And numerous press photos taken yesterday show police securing the area outside Sharon's western Jerusalem residence in Rehavia.
The Muslim Quarter, as well as the entire Old City of Jerusalem, are located in eastern Jerusalem.
Wheeler’s scandalous fabrication is amplified when she expounds, again inaccurately, on the supposed Old City venue. She writes:
...this meeting of just under three hours was held on disputed home turf.
Mr. Sharon's purchase of the stately Old City stone home in 1987, and the subsequent removal of its Arab tenants, created great controversy at the time.
Contrary to Wheeler’s claim, Arab tenants were not “subsequent[ly] removed” after Sharon purchased the residence. As reported by Thomas Friedman for the New York Times on Dec. 31, 1987:
About nine months ago Mr. Sharon bought from the Ateret Cohanim Yeshiva, the rights to an apartment in the Moslem quarter that had been owned by Jews for 103 years, but occupied by Arabs since 1948. The apartment had been willed to the Yeshiva, which bought out the Arab family living in it in order to make it available for Mr. Sharon.
It should be noted that Arab residents took over the apartment, and all other Jewish homes in the Old City, after Arab forces expelled the Old City's Jewish inhabitants in 1948.
Yesterday, CAMERA staff contacted the Globe and Mail to correct Wheeler’s fabrication, and the following correction was published today:
The meeting between Israeli Prime Minister Ariel Sharon and Palestinian president Mahmoud Abbas took place in the official prime minister's residence in the Rehavia neighbourhood of west-central Jerusalem. Mr. Sharon's East Jerusalem home, which was incorrectly reported as the meeting site, was purchased from its Arab occupants in 1987.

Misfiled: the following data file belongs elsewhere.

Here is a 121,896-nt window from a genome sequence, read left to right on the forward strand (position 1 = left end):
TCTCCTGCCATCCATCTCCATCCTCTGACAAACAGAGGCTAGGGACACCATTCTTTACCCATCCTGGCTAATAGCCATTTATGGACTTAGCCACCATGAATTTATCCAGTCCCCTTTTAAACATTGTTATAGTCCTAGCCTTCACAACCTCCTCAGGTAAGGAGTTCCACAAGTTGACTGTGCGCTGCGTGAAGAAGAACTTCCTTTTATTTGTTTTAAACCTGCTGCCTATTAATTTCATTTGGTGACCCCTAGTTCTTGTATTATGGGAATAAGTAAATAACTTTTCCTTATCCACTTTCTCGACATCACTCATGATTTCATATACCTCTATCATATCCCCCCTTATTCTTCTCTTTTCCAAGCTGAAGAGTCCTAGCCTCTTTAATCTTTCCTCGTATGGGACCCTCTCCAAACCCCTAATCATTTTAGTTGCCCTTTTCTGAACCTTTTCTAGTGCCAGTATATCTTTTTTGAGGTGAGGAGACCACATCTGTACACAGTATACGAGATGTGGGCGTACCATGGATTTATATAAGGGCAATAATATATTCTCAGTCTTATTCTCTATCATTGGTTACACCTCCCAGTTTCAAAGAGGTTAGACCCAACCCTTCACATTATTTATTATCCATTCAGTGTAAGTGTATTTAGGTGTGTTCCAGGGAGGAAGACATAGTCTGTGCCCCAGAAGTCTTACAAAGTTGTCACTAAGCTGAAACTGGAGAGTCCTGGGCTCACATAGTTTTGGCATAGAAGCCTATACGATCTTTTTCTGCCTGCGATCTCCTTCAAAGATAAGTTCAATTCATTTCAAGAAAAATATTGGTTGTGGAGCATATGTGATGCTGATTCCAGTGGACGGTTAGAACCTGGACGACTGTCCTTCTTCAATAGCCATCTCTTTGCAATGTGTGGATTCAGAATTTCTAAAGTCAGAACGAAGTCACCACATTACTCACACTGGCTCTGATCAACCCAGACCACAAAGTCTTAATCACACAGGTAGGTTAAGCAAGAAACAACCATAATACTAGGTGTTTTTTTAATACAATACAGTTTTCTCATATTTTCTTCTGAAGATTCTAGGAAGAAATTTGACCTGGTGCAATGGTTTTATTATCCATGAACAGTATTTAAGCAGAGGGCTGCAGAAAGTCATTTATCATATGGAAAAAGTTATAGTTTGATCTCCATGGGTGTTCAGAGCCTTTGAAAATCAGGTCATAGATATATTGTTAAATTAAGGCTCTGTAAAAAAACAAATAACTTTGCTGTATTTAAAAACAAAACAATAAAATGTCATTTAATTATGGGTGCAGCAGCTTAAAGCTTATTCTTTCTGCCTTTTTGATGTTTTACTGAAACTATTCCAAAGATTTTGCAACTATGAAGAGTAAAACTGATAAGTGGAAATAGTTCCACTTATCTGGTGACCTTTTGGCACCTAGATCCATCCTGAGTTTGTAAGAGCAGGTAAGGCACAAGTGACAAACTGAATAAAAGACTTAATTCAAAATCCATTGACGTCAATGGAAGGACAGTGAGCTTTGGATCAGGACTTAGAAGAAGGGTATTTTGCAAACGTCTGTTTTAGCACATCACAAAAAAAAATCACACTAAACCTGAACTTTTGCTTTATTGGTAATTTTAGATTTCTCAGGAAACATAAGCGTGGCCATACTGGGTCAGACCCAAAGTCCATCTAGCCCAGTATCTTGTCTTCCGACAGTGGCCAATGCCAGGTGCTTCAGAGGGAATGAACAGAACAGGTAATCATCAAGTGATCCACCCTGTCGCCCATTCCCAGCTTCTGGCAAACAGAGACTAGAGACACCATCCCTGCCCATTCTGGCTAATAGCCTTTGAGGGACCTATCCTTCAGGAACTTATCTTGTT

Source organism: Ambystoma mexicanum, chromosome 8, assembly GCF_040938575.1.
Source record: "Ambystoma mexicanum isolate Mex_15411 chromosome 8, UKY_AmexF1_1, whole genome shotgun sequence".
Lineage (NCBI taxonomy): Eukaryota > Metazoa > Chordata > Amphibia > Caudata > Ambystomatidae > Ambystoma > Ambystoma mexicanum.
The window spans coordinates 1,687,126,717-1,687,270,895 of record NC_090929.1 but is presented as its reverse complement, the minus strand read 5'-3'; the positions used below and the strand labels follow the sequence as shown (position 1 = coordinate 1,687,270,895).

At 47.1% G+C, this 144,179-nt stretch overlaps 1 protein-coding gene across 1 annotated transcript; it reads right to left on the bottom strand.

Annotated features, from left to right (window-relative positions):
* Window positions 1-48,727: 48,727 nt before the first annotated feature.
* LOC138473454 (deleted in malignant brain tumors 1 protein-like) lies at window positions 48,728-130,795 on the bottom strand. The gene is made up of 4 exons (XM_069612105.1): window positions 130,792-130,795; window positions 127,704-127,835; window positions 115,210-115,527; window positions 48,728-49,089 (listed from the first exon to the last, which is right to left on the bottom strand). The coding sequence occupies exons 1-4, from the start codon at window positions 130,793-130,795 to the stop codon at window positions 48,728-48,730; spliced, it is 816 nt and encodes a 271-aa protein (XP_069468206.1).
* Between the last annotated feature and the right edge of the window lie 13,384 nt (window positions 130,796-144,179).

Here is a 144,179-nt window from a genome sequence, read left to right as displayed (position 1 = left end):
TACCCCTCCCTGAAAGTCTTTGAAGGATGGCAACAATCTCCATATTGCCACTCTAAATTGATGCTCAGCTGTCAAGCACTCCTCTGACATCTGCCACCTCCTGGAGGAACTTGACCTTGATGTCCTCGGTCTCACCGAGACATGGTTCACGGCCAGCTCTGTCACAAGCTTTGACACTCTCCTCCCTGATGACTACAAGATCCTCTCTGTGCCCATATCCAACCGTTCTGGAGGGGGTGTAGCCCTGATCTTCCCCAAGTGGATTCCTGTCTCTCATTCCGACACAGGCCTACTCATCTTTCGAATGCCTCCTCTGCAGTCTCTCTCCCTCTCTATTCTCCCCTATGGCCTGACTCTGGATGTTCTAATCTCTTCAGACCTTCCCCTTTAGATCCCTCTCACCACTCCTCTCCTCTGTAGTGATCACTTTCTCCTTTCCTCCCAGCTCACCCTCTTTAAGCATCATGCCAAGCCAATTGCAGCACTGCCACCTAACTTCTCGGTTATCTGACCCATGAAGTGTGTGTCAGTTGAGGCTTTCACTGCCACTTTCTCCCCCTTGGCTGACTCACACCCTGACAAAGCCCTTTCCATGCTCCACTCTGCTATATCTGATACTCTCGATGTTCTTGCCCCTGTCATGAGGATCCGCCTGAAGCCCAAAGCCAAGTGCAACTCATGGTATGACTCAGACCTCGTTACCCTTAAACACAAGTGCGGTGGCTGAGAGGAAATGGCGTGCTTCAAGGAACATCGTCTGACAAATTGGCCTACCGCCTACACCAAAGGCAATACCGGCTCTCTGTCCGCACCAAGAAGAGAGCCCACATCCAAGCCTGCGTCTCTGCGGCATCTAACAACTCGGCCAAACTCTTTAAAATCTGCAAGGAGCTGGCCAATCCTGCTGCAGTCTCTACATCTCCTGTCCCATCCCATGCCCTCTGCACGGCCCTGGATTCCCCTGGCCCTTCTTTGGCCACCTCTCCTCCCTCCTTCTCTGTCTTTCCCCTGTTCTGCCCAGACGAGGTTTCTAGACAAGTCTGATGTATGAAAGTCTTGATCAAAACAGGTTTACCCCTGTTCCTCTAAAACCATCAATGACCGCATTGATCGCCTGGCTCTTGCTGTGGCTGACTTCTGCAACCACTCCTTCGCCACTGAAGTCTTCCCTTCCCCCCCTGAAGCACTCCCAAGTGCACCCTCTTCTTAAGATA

However, a simple correction in this case is inadequate, as it seems that Wheeler’s misinformation was not a matter of a simple “error.” After all, Stewart, Slater and Albom did not get off scott free. Why should Wheeler?
UPDATE: June 28, 2005
Today the Jerusalem Post ran a letter from Tamar Sternthal, the director of CAMERA’s Israel office, concerning the Wheeler fabrication. The letter, entitled “‘Being There’ When You’re Not,” follows:
Sir, – Guy Nicholson, interim foreign editor of the Toronto's Globe and Mail, downplayed freelancer Carolyn Wheeler's fabrication that she had been on the scene of the Abbas-Sharon summit when she had not ("Paper error causes Canadian readers to cry foul," June 24). "It's getting a little bit blown out of proportion," Nicholson objected.
But is it? As noted on CAMERA's Web site (www.camera.org), Wheeler's journalistic foul play is consistent with other cases in which journalists covered events as if they had been there, even though they weren't.
Freelancer Barbara Stewart, writing for the Boston Globe, Eric Slater of The Los Angeles Times, and Detroit Free Press sports columnist Mitch Albom have all been discontinued, dismissed or suspended, respectively, in recent months. Yet no comparable action has been taken by the Globe and Mail's editors against Wheeler.
Director, Israel Office
Ron Podolny of the National Post (Canada) published a column yesterday noting Wheeler’s misconduct.